Edwin Chow has the goal to see generations of people come to know Jesus Christ, and his most recent endeavor, Evang-A-Bear, is promising to bring that goal to fruition.
After realizing that many ministers and parents were becoming discouraged in sharing the gospel, Chow searched for a way to renew their energy and share the gospel in a way that allowed parents to take some responsibility for the spiritual development of their child. The creation of Evang-A-Bear, a stuffed bear that shares the gospel story, followed shortly.
“Evang-A-Bear started as an idea that encompasses my talents, gifts and passion for empowering others to share the gospel,” Chow said. “It has served its purpose well for me.”
Chow’s creation is a plush teddy bear whose fur is black, red, white, green and yellow. Each color represents an aspect of the gospel story, making it a tangible connection for children to use to understand God’s love. In addition, Chow collaborated with a fellow Huntington University student, Abigail Kaufman, to put together a children’s book that tells the story of Evang-A-Bear. Chow wrote the story, while Kaufman produced the illustrations.
The book is called “The Beautiful Journey” and it recounts the story of a bear whose life is changed by the story of Jesus. When the young bear accepts Jesus in his heart, the bear’s fur is transformed from a basic gray to the beautiful colors of the gospel story.
Kaufman’s goal for “The Beautiful Journey” is that it reaches individual homes to minister to families.
“I’m passionate about this project because it allows kids to make an emotional and spiritual connection,” Kaufman said. “So often there is a disconnect between parent and child, and I’m hoping ‘The Beautiful Journey’ and Evang-A-Bear can bridge that.”
Chow said professor Troy Irick and the HU business department was pivotal to get Evang-A-Bear off the ground by providing practical means to start the project, and Dr. Karen Jones and Dr. Rebecca Coffman both helped in the development as well.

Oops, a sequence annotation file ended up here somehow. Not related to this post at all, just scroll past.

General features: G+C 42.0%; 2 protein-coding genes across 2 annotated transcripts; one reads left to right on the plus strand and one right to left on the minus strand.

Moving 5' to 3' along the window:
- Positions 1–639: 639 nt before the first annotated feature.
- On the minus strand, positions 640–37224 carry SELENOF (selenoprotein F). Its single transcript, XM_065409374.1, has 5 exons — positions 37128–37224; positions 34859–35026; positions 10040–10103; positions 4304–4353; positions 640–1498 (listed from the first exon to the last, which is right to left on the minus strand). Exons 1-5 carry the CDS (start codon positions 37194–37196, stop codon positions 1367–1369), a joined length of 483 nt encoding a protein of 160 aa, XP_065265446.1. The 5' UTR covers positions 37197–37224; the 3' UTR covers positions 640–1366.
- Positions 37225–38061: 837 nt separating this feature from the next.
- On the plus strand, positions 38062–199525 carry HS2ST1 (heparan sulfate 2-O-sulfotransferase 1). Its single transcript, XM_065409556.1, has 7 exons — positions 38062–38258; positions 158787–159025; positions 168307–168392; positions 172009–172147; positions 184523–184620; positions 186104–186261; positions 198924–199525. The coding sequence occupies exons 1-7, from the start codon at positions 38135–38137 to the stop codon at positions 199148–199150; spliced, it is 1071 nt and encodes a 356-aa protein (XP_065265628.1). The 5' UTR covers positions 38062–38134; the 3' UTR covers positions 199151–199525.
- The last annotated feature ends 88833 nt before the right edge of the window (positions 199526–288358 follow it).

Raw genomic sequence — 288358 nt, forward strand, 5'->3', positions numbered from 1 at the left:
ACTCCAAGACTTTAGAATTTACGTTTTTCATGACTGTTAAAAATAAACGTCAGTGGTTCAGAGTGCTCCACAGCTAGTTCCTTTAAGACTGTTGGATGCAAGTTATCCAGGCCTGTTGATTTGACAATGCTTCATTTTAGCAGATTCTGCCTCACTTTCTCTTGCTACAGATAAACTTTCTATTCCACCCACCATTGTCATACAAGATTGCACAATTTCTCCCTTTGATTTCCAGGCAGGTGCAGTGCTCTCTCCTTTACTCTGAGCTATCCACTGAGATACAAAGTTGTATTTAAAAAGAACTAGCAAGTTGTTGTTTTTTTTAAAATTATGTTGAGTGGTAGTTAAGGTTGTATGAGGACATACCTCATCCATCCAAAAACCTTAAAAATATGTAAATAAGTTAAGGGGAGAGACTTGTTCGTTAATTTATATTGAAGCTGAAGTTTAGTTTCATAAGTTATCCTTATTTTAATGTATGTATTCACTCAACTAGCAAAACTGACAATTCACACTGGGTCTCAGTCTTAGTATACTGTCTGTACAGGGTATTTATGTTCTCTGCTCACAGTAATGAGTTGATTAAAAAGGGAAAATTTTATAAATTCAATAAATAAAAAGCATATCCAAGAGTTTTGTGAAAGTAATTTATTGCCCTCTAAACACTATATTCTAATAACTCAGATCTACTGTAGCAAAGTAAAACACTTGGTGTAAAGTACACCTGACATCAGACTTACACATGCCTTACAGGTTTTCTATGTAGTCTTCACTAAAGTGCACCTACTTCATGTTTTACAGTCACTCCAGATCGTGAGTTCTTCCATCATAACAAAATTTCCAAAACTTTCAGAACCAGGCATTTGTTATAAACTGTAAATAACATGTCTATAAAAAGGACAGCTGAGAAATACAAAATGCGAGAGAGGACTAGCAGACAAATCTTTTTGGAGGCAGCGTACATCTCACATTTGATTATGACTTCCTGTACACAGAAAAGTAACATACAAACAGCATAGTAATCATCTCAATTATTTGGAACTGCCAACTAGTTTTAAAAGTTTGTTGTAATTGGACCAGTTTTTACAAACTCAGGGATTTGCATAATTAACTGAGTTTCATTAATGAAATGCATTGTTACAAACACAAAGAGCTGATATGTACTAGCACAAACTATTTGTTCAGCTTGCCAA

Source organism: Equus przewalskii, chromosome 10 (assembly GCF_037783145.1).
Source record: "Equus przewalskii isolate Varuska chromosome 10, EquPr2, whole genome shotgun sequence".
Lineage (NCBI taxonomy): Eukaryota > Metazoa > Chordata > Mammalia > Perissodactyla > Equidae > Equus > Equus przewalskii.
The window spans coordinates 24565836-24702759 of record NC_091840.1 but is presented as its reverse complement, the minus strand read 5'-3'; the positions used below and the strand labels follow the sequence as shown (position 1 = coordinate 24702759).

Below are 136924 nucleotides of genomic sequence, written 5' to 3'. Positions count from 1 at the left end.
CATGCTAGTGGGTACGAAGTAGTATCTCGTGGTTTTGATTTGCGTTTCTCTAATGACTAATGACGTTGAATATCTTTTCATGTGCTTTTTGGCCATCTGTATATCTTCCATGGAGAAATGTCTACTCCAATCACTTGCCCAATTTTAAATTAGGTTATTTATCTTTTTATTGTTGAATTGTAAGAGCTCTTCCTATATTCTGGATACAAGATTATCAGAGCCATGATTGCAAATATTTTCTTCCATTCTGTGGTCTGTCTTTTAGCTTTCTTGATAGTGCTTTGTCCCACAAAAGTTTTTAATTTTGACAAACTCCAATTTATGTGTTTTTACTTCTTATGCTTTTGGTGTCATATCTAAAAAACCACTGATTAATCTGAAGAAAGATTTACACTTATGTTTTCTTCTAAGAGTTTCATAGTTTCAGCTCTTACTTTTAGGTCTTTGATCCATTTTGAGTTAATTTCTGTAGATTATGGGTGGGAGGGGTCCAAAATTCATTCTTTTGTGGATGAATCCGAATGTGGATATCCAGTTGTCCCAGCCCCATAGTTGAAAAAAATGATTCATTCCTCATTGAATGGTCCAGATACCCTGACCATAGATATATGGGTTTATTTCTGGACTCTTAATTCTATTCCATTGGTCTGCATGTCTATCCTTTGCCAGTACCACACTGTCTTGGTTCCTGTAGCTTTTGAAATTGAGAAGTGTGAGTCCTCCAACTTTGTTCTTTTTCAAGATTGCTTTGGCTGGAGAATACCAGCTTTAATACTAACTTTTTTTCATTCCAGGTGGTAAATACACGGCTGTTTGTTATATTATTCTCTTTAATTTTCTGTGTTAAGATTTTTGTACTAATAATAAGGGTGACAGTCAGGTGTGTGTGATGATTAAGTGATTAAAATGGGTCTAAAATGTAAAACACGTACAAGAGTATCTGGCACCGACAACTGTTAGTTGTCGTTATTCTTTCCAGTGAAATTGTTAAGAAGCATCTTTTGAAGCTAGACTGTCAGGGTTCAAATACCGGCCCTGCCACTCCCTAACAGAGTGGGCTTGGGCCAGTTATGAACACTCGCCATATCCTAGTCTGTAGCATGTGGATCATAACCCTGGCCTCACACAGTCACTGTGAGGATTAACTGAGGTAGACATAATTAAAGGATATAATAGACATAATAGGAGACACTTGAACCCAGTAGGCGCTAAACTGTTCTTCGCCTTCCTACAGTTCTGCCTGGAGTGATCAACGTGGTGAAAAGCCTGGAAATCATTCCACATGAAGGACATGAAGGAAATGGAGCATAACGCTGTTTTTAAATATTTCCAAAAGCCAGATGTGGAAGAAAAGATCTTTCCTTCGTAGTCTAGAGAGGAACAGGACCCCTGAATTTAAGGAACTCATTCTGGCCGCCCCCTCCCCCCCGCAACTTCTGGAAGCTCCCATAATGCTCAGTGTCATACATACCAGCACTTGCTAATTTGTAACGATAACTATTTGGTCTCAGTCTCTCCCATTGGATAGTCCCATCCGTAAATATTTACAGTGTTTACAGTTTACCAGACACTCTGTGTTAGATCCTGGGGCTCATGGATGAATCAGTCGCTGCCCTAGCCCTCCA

Evang-A-Bear will be sold through an ecomerce site such as Etsy, in hopes that the product will hit the market by Christmas.
Currently, all of the proceeds for Evang-A-Bear and “The Beautiful Journey” will go towards, what Chow calls, Share-A-Bear, which is a fundraiser for short-term mission trips. People donate money that will both fund the trip and provide the missionaries with books and bears to minister with. Further, the future vision is to manufacture the bears in an area where human trafficking is rampant in order to provide jobs to victims as an opportunity to get out of the sex industry.
“The Beautiful Journey” is being translated into five languages — Spanish, Chinese, Russian, Ukrainian and Korean, in hopes to reach as many families as possible.
“Since I started working on this project, Evang-A-Bear has empowered me to share the gospel over 100 times to people of various ages,” Chow said. “From children who think my face is funny to professionals who work 9-5, the gospel is moving people to new life.”
Most important to Chow is his father’s introduction to the gospel through Evang-A-Bear after he asked his mother for a simplified Chinese translation. He has prayed constantly for his father’s salvation, and Evang-A-Bear is opening the door for Chow to connect with his father.
“I have prayed for my father’s salvation fervently,” Chow said. “So to me, if the all the efforts were to fail today, I think I’ll be okay because my father got to hear the greatest story ever told.”
Kaufman thinks Chow will be successful in his endeavors.
“Edwin has a heart of passion and incredible drive,” Kaufman said. “He knows how to get things done, and that is so important on the mission field.”